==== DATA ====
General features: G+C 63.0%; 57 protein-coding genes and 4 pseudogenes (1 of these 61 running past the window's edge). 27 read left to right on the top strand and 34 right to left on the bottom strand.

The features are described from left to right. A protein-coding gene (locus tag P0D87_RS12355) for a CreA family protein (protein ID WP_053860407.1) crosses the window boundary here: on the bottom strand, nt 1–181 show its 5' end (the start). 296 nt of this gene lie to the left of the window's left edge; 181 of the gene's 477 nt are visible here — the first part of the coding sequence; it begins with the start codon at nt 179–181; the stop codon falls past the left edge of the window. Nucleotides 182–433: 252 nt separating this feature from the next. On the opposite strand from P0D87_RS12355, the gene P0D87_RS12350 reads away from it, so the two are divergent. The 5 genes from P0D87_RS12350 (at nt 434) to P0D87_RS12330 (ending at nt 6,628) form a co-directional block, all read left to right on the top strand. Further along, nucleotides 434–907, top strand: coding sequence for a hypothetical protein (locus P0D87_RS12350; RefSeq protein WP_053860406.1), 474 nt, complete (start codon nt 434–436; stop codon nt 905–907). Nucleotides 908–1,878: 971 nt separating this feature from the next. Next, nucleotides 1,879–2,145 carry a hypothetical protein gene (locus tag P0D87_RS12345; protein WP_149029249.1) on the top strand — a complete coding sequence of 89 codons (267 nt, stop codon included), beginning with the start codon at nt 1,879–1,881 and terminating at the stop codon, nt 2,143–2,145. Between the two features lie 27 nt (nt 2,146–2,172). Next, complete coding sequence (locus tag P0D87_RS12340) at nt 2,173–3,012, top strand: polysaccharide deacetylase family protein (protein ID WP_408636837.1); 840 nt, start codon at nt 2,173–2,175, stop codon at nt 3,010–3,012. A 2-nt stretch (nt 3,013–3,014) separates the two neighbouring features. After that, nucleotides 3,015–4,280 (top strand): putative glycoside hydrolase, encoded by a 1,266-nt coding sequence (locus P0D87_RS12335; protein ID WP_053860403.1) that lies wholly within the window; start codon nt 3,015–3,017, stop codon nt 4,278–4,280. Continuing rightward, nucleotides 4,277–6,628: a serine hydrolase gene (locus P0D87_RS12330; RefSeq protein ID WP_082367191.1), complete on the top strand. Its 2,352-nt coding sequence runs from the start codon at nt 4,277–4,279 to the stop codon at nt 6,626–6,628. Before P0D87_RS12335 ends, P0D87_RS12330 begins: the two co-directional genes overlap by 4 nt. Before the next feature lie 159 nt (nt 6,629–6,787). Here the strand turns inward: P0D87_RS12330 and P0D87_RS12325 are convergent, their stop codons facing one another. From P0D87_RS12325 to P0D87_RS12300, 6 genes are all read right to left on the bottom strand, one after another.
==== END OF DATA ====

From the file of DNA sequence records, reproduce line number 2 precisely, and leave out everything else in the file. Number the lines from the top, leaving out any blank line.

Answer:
The features are described from left to right. A protein-coding gene (locus tag P0D87_RS12355) for a CreA family protein (protein ID WP_053860407.1) crosses the window boundary here: on the bottom strand, nt 1–181 show its 5' end (the start). 296 nt of this gene lie to the left of the window's left edge; 181 of the gene's 477 nt are visible here — the first part of the coding sequence; it begins with the start codon at nt 179–181; the stop codon falls past the left edge of the window. Nucleotides 182–433: 252 nt separating this feature from the next. On the opposite strand from P0D87_RS12355, the gene P0D87_RS12350 reads away from it, so the two are divergent. The 5 genes from P0D87_RS12350 (at nt 434) to P0D87_RS12330 (ending at nt 6,628) form a co-directional block, all read left to right on the top strand. Further along, nucleotides 434–907, top strand: coding sequence for a hypothetical protein (locus P0D87_RS12350; RefSeq protein WP_053860406.1), 474 nt, complete (start codon nt 434–436; stop codon nt 905–907). Nucleotides 908–1,878: 971 nt separating this feature from the next. Next, nucleotides 1,879–2,145 carry a hypothetical protein gene (locus tag P0D87_RS12345; protein WP_149029249.1) on the top strand — a complete coding sequence of 89 codons (267 nt, stop codon included), beginning with the start codon at nt 1,879–1,881 and terminating at the stop codon, nt 2,143–2,145. Between the two features lie 27 nt (nt 2,146–2,172). Next, complete coding sequence (locus tag P0D87_RS12340) at nt 2,173–3,012, top strand: polysaccharide deacetylase family protein (protein ID WP_408636837.1); 840 nt, start codon at nt 2,173–2,175, stop codon at nt 3,010–3,012. A 2-nt stretch (nt 3,013–3,014) separates the two neighbouring features. After that, nucleotides 3,015–4,280 (top strand): putative glycoside hydrolase, encoded by a 1,266-nt coding sequence (locus P0D87_RS12335; protein ID WP_053860403.1) that lies wholly within the window; start codon nt 3,015–3,017, stop codon nt 4,278–4,280. Continuing rightward, nucleotides 4,277–6,628: a serine hydrolase gene (locus P0D87_RS12330; RefSeq protein ID WP_082367191.1), complete on the top strand. Its 2,352-nt coding sequence runs from the start codon at nt 4,277–4,279 to the stop codon at nt 6,626–6,628. Before P0D87_RS12335 ends, P0D87_RS12330 begins: the two co-directional genes overlap by 4 nt. Before the next feature lie 159 nt (nt 6,629–6,787). Here the strand turns inward: P0D87_RS12330 and P0D87_RS12325 are convergent, their stop codons facing one another. From P0D87_RS12325 to P0D87_RS12300, 6 genes are all read right to left on the bottom strand, one after another.